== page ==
Edward John (Jack or John) DIXON

DIXON, Edward John

Service Number: SX6717
Enlisted: 25 June 1940, Wayville, SA
Last Rank: Private
Last Unit: 2nd/48th Infantry Battalion
Born: Mount Gambier, South Australia, 13 March 1903
Home Town: Mount Gambier, Mount Gambier, South Australia
Schooling: Compton Downs School, South Australia
Occupation: Labourer, book shop owner
Memorials: Ballarat Australian Ex-Prisoners of War Memorial, Compton WW2 Honour Board
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World War 2 Service

25 Jun 1940: Involvement Private, SX6717
25 Jun 1940: Enlisted Wayville, SA
25 Jun 1940: Enlisted Australian Military Forces (Army WW2), Private, SX6717
21 Nov 1945: Discharged
21 Nov 1945: Discharged Australian Military Forces (Army WW2), Private, SX6717, 2nd/48th Infantry Battalion

‘The South-East, Best District in the World.’

Born in Mount Gambier on the 11th March 1898, Edward John was the third son of Thomas and Annie Dixon. In later years, wanting to enlist to serve in WWII, he then deducted five years from his age, changing to a ‘new’ birth date of 13th March, 1903. Affectionally known as Jack, he attended the Compton Downs School after which he worked as a farmer.
With the Great War underway, Jack wanted to do his duty, enlisting on the 10th August, 1918, and gave his correct birth date. He was 20 years old, and his parents were contacted asking if they had objections to him serving. However, in the meantime hostilities had ceased and Jack was formally discharged on the 24th December the same year. Soon after, Jack began working in local service and petrol stations where he was a popular, well-known local figure.
Jack married Emma Louise Cram in February ‘23 in the Glencoe Methodist Church with the ‘largest and happiest’ reception ever held in the Kongorong Hall for 200 guests. He chose his brother Stan Dixon as best man. The young couple then made their home in Kongorong. Jack and Emma (often called Louise) had two young children, Percy Roy born in March ’24 and Delphine Muriel.
From serving petrol, Jack then turned his hand to running the exchange library, near the Capitol Theatre, selling it in May ’37.
Just after his 42nd birthday, (but 37th according to his enlistment record) Jack enlisted to again serve, this time in WWII, on the 25th June 1940 being given the number SX6717 and allocated to the 2/48th Battalion. By October a farewell was organised for Jack and Victor Earle SX6996 (initially also with the 2/48th Battalion), at the Compton Downs School as both men were past students. Jack was unfortunately unable to attend but was later presented with a fountain pen and envelope of monetary notes. He also visited the school to speak to the current students who all wished him good luck and a safe return. A further farewell was also organised at a social evening in the Soldiers’ Centre where Jack was one of nine soldiers, and one RAAF pilot who were guests of honour. Several speeches were made in praise of the men, all volunteers, in the knowledge that courage and determination would be needed in the future. As several of the young men were also following in their fathers’ footsteps, the belief was that they would not let those men down and that they would finish the coming war better than WWI. Again, presentations were made, followed by the singing of Auld Lang Syne.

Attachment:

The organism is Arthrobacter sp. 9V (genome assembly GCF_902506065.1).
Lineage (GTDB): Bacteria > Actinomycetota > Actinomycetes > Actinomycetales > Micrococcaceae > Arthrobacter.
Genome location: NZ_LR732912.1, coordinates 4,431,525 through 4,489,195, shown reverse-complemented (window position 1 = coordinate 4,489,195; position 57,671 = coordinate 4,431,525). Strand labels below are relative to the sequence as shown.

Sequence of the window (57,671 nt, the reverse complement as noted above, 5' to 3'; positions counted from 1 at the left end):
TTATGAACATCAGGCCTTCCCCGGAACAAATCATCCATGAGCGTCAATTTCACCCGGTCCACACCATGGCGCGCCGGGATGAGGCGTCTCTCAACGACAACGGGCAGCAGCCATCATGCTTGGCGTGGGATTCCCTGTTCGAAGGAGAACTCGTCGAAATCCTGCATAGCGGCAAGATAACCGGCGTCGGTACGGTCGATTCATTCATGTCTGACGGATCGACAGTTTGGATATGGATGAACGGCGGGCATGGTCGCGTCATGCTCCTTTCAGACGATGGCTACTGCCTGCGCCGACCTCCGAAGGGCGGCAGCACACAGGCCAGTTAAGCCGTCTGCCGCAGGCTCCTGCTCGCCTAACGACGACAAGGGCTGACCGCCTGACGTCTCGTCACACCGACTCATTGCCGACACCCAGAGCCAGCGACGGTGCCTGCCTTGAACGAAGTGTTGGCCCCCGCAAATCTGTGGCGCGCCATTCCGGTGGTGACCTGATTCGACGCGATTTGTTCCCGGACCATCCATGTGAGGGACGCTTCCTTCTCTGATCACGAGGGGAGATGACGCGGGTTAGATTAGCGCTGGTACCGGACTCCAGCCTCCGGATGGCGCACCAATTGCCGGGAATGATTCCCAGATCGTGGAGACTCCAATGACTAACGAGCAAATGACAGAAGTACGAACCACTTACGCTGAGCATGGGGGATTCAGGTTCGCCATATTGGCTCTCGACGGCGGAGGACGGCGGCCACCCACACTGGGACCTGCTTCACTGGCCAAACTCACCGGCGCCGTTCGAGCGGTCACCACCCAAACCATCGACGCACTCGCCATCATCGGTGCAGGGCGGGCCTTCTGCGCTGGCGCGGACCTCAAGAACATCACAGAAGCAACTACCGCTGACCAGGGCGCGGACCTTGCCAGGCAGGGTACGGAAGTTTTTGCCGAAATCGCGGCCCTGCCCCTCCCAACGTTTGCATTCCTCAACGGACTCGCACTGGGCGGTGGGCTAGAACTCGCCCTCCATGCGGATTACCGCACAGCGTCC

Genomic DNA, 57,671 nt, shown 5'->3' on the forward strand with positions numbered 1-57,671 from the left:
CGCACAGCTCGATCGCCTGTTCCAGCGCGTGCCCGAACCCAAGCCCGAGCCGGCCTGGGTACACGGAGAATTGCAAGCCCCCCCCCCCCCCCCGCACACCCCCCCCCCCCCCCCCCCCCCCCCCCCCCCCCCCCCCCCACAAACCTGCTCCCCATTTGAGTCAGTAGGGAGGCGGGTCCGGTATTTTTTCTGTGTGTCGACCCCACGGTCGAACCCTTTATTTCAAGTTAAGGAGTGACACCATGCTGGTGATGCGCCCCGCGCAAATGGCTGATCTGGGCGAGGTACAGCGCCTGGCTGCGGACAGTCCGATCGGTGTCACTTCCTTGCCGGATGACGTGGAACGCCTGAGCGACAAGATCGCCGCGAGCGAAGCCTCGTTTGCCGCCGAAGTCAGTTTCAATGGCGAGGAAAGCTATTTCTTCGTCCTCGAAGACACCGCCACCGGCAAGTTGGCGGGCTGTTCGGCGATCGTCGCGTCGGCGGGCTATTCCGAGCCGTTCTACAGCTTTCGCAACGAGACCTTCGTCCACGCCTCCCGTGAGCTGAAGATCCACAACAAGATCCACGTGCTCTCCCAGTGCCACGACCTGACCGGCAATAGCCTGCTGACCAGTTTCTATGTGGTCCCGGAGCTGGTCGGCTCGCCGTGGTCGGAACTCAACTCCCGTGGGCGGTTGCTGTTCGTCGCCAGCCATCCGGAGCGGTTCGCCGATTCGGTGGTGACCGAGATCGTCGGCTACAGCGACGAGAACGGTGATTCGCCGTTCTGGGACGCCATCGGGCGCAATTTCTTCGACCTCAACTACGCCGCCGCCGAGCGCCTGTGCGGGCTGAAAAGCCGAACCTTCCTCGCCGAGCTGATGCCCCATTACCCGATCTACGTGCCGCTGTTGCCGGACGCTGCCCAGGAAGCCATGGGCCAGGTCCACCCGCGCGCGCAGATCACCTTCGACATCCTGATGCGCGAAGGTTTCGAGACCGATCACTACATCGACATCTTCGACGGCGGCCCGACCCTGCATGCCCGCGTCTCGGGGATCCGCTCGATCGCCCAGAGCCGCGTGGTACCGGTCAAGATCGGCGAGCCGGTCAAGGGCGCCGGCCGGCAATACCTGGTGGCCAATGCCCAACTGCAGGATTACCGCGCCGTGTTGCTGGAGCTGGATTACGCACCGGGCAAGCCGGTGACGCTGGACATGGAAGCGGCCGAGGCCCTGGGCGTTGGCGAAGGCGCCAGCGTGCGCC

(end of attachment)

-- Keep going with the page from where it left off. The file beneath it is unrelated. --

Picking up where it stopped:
Jack’s early army days were spent at Wayville, now part of the Royal Adelaide Showgrounds before the battalion headed to Woodside in the Adelaide Hills for preliminary training. Following pre-embarkation leave, Jack and his fellow members of the 2/48th Battalion then embarked on the Stratheden for the Middle East, on the 7th November 1940, arriving on the 19th December 1940 where the Battalion completed a few months training in Cyrenaica. Jack’s initial days were with the 2/48th Battalion before he was allocated to the Australian H.Q. Infantry battalion soon after arriving in the Middle East on the 17th December 40. He then embarked for Greece. He had only been there for a matter of months before being reported as missing on the 7th June ’41 in Athens with Emma being officially notified a few days later. It was later recorded that he became a POW on April 28th at ‘T’ Beach whist he was awaiting evacuation with his battalion.
Soon after, a photo of Jack celebrating his 43rd birthday in Athens was published in the local Border Watch with a full summary of his work life and previous involvement in WWI.

By the end of June, formal confirmation was received that Jack had been taken Prisoner of War. Initially he was held in Greece in the Corinthia Camp. By September, Emma received a handwritten post card via the South Australian branch of the Red Cross International, that Jack was then at Stalag, Germany. Jack assured Emma that he was “quite well and being well treated.” Rather than his proudly borne 2/48th number, SX6717, Jack was allocated a new number: Prisoner 3557.